If you have been the victim of asbestos exposure in the past, you might be avoiding cigarettes today. It is a known fact that asbestos and cigarette smoke do not mix. When combined, these two factors can affect the progression of different respiratory diseases, such as lung cancer and asbestosis.
In efforts to save their health (and their lives!) many smokers exposed to asbestos have quit, or begun trying to quit. Doctors and hospitals have tips to help kick the habit, but many cigarette consumers have a difficult time giving up their ritual. E-cigarettes have become increasingly popular to help wean off addiction to the "cancer stick."
Electronic cigarettes are devices that look and feel like the real thing, but lack the dangerous toxins and carcinogens included in traditional cigars and cigarettes. Smokers do not even need to carry a lighter with them anymore -- e-cigarettes are made with vaporization chambers that hold a cartridge of pure nicotine. The device heats the liquid, converting it into a vapor to be inhaled by the user. There is no smoke because nothing is being lit on fire.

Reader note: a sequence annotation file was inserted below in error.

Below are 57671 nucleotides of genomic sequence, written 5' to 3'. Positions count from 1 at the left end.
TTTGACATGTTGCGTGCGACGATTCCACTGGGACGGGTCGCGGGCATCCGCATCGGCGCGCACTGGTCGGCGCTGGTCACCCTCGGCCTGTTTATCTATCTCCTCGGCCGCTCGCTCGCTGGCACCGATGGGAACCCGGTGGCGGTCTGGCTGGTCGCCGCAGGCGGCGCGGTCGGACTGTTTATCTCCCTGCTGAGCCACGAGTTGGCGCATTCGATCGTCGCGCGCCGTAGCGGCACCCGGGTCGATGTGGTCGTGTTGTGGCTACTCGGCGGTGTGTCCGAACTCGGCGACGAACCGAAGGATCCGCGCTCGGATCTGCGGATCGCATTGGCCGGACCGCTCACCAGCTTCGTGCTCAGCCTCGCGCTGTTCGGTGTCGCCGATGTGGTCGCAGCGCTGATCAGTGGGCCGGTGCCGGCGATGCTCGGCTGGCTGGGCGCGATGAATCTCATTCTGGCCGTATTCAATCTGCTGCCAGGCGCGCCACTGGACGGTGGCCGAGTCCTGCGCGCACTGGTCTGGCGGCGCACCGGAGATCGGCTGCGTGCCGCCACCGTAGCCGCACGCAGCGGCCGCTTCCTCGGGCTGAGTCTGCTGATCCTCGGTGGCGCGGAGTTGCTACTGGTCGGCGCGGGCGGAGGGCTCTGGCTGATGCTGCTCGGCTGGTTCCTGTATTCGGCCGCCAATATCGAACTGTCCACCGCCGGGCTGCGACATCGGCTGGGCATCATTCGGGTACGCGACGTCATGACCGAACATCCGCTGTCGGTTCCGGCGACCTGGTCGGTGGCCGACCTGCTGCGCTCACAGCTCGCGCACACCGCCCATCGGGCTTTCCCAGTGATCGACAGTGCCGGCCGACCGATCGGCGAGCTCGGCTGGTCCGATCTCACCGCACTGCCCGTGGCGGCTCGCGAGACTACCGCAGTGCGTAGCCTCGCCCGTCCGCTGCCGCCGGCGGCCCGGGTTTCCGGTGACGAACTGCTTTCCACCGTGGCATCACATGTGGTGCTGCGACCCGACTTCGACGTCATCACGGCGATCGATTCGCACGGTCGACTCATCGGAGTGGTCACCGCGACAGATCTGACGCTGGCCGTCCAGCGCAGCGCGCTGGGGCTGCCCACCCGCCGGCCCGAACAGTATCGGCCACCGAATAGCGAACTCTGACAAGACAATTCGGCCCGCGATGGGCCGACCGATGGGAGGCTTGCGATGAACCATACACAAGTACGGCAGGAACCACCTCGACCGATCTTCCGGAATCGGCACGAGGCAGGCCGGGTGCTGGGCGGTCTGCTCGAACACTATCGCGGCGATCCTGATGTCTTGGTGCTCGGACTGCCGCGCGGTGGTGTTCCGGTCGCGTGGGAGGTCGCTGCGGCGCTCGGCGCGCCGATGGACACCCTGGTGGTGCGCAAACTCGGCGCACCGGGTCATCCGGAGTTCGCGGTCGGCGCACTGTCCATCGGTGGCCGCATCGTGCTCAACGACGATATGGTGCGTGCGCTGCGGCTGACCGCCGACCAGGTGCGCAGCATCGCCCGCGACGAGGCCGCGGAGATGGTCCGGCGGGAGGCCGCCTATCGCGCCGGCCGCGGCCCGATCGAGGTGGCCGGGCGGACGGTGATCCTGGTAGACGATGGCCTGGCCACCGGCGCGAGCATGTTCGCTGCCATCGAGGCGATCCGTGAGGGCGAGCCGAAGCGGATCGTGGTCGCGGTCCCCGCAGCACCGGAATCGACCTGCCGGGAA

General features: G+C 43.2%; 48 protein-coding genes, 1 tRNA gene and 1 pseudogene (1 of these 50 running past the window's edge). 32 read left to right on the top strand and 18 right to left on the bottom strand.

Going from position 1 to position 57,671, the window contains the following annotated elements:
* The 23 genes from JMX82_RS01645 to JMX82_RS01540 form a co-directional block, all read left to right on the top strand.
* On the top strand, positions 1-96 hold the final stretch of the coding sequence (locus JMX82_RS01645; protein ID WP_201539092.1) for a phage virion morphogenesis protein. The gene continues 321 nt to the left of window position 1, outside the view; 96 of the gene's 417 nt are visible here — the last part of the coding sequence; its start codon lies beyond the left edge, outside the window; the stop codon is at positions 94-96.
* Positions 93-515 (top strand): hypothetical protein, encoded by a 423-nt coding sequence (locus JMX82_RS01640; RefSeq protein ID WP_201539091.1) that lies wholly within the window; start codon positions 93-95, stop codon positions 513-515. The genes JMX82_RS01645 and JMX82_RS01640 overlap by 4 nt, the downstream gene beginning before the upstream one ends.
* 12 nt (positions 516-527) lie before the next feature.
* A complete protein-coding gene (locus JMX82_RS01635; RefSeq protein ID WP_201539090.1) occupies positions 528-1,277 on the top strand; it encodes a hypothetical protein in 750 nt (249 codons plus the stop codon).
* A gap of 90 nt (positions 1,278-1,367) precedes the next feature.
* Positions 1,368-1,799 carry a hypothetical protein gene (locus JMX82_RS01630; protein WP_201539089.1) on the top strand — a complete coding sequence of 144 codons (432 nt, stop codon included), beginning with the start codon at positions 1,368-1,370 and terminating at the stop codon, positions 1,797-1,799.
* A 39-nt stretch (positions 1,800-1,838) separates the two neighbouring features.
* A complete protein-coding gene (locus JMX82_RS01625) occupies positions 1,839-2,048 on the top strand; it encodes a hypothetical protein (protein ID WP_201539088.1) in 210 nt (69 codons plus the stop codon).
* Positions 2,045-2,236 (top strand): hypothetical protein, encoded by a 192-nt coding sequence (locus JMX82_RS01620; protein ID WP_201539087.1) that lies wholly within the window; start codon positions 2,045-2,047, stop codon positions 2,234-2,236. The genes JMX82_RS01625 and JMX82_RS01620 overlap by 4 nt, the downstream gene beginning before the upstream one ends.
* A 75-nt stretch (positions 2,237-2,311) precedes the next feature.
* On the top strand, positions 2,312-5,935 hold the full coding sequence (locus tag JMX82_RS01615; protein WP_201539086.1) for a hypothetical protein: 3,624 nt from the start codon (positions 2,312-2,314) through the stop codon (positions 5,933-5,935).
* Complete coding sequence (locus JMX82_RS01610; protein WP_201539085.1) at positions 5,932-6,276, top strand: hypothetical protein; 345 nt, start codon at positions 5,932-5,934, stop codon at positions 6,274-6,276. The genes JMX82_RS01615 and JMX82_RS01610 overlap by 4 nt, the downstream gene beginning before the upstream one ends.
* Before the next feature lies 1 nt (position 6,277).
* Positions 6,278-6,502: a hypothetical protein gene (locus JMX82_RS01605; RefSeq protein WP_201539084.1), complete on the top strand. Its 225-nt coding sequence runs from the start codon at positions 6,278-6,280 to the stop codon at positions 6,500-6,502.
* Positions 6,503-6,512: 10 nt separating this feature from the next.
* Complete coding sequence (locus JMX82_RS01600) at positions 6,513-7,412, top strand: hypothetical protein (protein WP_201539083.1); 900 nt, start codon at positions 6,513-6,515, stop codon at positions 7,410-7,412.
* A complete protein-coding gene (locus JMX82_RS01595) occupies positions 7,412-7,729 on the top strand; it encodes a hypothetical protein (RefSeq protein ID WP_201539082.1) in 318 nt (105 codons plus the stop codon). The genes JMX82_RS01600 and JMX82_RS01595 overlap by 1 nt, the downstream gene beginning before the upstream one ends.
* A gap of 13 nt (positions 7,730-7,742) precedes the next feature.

Although the manufacturers and cigarette companies that embrace this technology market them as safe-for-use, health officials have yet to determine the side effects of inhaling pure nicotine. Individuals subject to "second-hand vapor" reported irritation of the eyes, nose, and throat, nauseousness, and difficulty breathing. It has not yet been concluded how this form of smoking affects those exposed to asbestos at some point in their lives.
New studies will continue to evolve and, in turn, regulations will be set in place for electronic cigarette smokers. No matter what, if you have been exposed to asbestos in the past, a goal should be made to quit smoking cigarettes completely. You could immediately add years onto your life.